When asked to rate the effectiveness of the mental health supports available to teachers in their schools, few characterized this support as very or extremely effective—19% overall. Across different roles and responsibilities at school, no more than 6% characterized this support as extremely effective, and ratings were lower among teachers. This support was similarly rated among participants operating under different modes of instruction.
When asked to evaluate their connections with different members of the community during the pandemic, participants felt most connected to students (69%) but less connected to their colleagues (59%), school leadership (49%), and families (40%). This trend persisted across learning models.
Faculty reported high levels of connection with their students (79%), but they felt less connected to adults in their school community. There is a significant difference in the experience of connection between people with different roles and responsibilities at school. For example, the percentage of faculty who felt connected to school leadership during this time was 35 percentage points lower than the percentage of administrators who felt connected with school leadership.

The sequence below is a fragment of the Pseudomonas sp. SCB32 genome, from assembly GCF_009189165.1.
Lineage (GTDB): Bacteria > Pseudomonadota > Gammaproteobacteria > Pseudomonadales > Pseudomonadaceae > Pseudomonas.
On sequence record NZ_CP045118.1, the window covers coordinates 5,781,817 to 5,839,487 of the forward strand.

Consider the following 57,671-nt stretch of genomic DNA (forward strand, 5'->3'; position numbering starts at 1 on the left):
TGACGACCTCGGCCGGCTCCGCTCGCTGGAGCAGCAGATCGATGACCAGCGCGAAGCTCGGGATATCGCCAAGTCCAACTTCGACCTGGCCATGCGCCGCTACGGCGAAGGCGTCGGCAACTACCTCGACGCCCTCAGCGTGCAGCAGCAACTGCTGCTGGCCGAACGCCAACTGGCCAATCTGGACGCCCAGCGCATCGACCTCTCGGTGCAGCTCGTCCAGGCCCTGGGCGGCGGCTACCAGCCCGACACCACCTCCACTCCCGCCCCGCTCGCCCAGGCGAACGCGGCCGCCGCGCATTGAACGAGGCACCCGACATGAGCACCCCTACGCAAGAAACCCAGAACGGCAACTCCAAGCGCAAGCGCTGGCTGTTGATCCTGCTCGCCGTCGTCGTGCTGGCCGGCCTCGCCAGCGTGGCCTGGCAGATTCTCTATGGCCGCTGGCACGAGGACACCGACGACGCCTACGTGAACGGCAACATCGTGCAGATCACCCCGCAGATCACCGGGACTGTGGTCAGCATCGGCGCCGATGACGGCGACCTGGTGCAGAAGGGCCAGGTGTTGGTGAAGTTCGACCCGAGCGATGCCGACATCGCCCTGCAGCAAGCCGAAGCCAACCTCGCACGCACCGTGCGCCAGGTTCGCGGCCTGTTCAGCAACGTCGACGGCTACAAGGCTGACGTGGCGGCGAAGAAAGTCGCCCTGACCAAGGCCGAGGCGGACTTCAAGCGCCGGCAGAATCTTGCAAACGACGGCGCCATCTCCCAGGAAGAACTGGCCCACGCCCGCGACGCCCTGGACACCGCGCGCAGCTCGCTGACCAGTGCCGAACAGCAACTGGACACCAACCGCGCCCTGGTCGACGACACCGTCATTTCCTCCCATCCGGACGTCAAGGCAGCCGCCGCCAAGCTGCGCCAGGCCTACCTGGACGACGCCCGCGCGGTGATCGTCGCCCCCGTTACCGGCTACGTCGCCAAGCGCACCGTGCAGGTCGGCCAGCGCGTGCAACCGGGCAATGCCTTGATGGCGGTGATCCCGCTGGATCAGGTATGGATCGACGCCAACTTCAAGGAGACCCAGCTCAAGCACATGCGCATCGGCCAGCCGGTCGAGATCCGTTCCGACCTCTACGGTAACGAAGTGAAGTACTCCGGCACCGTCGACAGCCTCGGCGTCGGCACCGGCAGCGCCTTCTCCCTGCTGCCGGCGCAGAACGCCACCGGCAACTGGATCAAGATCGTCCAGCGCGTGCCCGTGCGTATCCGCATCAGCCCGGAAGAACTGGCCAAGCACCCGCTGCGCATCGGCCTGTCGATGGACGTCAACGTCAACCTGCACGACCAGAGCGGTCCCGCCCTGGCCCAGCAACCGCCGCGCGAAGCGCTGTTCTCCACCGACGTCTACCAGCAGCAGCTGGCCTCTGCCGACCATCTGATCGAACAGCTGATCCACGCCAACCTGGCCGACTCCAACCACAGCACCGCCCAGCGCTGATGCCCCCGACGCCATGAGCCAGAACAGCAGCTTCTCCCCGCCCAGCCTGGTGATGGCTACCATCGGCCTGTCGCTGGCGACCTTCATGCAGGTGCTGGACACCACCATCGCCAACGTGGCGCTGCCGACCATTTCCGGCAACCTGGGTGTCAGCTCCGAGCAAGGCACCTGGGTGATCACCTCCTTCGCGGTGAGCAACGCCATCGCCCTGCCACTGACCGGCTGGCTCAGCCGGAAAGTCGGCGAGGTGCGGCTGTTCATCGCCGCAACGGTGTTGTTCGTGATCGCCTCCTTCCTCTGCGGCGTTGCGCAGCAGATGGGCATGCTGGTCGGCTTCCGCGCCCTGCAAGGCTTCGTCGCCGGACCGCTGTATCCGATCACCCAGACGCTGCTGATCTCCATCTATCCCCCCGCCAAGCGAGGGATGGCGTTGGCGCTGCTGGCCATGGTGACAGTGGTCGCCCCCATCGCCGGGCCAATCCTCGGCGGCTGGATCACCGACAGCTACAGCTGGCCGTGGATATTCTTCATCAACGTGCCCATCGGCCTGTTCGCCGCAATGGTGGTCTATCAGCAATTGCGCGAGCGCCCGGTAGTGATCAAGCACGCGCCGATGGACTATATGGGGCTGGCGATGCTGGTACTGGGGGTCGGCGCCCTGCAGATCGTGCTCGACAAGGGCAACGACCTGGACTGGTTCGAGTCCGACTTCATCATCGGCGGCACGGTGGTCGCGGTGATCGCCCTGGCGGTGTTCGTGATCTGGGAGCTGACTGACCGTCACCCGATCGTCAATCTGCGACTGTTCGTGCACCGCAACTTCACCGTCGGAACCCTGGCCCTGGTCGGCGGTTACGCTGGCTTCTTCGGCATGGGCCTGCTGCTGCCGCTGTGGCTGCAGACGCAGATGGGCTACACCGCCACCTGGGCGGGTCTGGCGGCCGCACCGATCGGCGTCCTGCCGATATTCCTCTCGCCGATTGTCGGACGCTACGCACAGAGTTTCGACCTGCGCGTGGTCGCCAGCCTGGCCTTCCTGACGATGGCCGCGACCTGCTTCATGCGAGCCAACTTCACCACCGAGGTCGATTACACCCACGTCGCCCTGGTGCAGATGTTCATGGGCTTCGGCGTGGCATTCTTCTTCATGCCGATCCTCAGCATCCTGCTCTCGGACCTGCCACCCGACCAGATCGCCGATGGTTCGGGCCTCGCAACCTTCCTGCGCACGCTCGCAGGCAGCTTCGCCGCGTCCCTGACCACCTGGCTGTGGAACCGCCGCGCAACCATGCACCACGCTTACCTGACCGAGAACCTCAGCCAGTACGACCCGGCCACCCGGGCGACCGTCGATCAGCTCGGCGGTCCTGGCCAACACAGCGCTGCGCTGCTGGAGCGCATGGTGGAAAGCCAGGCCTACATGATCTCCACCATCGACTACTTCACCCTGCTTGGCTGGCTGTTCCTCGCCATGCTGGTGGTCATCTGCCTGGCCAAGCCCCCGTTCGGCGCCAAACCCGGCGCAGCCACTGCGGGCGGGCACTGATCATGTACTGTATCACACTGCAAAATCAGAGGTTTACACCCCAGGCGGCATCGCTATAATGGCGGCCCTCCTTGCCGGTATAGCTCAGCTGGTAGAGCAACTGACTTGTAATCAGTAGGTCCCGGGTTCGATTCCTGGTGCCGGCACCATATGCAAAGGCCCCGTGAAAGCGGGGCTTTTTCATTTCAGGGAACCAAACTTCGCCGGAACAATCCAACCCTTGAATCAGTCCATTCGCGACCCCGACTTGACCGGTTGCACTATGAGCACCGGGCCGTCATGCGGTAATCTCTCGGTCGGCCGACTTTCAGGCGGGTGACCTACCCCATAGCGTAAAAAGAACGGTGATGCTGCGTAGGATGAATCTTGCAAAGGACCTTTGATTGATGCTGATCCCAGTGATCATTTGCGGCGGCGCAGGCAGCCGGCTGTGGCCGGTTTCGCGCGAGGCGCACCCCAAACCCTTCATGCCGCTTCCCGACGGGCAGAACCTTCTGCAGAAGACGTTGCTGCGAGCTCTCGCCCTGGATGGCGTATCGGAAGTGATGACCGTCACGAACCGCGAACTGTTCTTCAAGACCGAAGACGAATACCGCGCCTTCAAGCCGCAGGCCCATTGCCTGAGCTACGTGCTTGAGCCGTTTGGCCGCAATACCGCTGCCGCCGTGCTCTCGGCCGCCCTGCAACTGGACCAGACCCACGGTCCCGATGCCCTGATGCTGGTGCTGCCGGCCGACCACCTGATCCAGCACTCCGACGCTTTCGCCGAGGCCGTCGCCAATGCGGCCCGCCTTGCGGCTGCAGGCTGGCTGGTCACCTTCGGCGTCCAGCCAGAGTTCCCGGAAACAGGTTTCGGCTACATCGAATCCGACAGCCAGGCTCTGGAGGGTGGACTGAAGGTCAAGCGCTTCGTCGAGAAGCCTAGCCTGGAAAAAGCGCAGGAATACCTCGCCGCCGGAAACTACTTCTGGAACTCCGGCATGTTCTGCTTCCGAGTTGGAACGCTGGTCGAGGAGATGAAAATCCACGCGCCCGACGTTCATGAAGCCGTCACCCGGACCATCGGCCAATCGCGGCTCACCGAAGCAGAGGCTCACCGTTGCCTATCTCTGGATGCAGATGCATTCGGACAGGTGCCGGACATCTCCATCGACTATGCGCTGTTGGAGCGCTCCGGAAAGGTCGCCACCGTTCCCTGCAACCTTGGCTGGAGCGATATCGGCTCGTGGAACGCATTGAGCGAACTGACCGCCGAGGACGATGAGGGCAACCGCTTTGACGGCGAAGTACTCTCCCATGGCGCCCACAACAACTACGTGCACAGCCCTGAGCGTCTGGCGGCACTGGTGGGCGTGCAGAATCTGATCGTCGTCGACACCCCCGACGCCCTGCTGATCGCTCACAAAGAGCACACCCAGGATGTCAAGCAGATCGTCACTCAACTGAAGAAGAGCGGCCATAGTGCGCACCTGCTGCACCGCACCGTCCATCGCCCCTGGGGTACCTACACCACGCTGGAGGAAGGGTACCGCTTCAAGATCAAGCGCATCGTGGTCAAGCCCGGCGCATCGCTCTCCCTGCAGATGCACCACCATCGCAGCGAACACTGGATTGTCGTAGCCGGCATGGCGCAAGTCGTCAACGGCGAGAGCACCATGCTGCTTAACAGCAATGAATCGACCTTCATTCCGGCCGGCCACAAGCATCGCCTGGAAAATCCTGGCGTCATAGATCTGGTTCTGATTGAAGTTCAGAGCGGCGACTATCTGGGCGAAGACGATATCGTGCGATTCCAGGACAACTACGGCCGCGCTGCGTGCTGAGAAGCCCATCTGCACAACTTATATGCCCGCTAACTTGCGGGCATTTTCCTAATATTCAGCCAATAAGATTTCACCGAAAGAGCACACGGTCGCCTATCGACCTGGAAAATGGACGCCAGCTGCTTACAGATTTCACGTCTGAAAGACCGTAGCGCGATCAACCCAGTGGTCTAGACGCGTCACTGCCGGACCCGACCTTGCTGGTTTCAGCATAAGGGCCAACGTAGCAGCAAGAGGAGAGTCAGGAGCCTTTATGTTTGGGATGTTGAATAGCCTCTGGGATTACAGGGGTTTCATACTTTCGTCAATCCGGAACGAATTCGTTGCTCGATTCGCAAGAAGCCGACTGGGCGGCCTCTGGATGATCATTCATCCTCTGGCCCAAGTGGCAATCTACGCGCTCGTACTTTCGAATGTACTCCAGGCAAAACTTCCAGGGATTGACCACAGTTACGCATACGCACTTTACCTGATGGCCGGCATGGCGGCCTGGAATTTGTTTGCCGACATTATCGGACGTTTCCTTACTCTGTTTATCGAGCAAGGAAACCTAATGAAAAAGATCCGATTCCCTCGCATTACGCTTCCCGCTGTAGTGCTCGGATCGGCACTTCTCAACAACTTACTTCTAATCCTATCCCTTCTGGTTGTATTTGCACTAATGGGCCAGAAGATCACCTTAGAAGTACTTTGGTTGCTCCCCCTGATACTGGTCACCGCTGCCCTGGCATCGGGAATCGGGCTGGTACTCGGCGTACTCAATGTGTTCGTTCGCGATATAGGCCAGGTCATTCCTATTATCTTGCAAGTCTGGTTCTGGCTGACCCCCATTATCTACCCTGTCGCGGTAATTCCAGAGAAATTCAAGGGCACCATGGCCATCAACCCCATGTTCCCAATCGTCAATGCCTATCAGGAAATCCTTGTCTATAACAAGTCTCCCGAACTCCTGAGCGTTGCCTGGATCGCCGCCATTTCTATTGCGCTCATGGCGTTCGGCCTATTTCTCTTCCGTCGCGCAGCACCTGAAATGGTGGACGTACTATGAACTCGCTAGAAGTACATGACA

Levels of connection with school leadership and colleagues were low across learning models, but participants working in person felt slightly more connected to adults at school than did colleagues in other groups. For example, 56% of those working in person felt connected to school leadership during the pandemic, compared to 48% of those in hybrid mode and 43% of those teaching online. Connections to families were low across learning models; no more than 41% of participants working under any of the three learning models felt very or extremely connected to families during this time.
In the fall and winter of 2020, 907 faculty and staff in 51 NAIS schools across all regions of the United States and in Ontario, Canada, completed the COVID-19 Staff Reopening Survey. This report includes the aggregated results of the surveys completed from mid-October through December 2020.
This section highlights key differences in the professional impact of the pandemic across school groups and those working under different learning models—remote, hybrid, and in person. Additional sections include key differences in the professional impact of the pandemic across these groups, as well as their levels of comfort and confidence in returning to an in-person model.
Survey responses are compared in several ways:
The report also identifies action steps to address challenges faculty and staff face with the goal of reducing burnout, building trust, and boosting retention.
- Between different roles (administrator, faculty, and staff)
- Between responsibilities (those who have teaching duties and those whose focus is outside of the classroom)
- Between current learning models (fully remote, hybrid, and in-person)
This report was written by Carol Bernate, research associate at NAIS.